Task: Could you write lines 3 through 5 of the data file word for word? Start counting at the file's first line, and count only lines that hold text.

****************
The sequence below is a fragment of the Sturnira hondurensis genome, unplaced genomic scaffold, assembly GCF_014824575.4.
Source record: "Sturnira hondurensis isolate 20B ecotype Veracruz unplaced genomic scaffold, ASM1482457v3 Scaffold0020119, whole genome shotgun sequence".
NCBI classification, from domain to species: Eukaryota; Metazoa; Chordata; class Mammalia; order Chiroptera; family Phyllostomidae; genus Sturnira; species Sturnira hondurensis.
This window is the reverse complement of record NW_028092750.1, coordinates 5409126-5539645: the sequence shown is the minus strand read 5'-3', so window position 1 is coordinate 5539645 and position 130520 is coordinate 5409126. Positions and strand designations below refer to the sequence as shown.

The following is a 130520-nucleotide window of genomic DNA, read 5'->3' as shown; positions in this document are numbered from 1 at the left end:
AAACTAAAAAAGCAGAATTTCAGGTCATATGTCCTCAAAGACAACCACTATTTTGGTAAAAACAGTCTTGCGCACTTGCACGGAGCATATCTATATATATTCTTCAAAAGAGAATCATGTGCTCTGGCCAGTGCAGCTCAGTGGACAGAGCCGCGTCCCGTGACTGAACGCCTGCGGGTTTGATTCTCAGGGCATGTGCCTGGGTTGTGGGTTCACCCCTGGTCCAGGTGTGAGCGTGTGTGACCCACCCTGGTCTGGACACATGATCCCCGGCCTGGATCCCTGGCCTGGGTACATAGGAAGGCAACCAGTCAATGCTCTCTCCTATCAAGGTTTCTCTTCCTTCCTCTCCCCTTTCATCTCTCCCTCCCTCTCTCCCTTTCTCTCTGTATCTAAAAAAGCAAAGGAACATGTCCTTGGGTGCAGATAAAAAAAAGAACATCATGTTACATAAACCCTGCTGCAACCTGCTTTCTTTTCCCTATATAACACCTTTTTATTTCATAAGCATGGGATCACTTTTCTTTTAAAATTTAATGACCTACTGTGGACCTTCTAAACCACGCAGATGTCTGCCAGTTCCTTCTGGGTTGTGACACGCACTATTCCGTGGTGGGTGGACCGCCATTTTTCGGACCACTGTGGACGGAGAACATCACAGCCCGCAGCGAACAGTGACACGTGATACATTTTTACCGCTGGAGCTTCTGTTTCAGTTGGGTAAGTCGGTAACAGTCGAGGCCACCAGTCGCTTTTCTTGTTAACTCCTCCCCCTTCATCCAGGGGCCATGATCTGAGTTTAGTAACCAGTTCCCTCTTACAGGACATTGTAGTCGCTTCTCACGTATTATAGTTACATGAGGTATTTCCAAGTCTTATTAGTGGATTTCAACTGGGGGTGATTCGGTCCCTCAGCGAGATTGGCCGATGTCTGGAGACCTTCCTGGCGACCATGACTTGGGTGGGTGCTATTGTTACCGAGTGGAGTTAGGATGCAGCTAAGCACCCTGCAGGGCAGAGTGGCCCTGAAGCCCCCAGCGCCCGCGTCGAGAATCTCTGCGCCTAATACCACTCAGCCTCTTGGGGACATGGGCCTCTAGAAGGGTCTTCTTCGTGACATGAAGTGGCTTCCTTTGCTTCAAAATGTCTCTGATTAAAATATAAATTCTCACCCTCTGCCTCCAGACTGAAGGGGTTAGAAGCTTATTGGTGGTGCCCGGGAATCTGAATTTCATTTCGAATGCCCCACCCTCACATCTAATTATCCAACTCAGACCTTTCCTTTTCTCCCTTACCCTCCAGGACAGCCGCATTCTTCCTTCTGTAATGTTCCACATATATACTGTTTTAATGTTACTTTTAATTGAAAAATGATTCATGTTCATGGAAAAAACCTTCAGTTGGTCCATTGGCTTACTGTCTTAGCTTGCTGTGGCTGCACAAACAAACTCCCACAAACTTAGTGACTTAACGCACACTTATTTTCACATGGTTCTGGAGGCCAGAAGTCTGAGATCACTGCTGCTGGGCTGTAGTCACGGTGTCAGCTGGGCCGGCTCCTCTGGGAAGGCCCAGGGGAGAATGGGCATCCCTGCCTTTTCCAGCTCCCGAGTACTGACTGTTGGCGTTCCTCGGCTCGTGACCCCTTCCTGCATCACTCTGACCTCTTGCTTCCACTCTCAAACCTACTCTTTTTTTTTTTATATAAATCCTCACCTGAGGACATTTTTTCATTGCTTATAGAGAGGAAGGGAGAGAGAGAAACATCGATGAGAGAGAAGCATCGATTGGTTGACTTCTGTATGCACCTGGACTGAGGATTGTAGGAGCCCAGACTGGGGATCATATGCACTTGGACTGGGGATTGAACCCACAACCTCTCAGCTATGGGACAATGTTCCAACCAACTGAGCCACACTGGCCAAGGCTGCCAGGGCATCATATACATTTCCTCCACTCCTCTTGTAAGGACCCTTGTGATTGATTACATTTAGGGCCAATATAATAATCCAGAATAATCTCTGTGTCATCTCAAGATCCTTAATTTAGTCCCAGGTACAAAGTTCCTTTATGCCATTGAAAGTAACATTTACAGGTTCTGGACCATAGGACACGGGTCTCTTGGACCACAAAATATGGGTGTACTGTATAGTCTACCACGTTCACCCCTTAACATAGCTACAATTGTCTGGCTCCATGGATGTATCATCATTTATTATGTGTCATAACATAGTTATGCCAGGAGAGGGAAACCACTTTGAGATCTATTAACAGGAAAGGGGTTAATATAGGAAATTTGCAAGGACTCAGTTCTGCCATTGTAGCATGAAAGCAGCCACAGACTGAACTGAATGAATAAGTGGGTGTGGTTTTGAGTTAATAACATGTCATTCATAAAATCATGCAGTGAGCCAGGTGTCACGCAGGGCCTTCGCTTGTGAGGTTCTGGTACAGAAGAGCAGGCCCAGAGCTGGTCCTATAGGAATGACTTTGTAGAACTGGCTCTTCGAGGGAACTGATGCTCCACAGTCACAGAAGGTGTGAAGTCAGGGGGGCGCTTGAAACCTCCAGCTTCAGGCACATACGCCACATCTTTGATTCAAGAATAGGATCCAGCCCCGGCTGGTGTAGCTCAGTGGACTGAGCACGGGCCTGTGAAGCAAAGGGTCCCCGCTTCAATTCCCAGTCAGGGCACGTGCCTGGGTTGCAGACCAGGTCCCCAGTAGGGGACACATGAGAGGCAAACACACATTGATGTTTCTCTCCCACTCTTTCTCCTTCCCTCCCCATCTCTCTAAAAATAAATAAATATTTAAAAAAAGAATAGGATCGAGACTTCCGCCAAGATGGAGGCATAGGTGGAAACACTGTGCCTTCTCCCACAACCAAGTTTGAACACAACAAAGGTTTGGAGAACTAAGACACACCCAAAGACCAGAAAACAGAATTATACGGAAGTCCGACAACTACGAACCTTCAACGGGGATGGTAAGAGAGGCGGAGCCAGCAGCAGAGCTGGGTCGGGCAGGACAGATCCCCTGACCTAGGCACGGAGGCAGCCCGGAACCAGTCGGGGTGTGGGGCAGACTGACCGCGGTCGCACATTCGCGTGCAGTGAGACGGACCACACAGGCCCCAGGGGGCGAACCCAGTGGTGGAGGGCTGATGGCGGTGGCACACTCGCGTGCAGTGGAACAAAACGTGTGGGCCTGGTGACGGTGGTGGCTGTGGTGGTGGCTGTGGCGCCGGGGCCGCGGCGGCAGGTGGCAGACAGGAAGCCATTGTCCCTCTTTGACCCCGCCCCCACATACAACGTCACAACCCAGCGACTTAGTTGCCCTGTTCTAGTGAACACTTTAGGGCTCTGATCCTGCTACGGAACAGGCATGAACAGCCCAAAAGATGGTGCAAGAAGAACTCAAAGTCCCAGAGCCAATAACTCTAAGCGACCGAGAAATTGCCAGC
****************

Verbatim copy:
NCBI classification, from domain to species: Eukaryota; Metazoa; Chordata; class Mammalia; order Chiroptera; family Phyllostomidae; genus Sturnira; species Sturnira hondurensis.
This window is the reverse complement of record NW_028092750.1, coordinates 5409126-5539645: the sequence shown is the minus strand read 5'-3', so window position 1 is coordinate 5539645 and position 130520 is coordinate 5409126. Positions and strand designations below refer to the sequence as shown.

The following is a 130520-nucleotide window of genomic DNA, read 5'->3' as shown; positions in this document are numbered from 1 at the left end: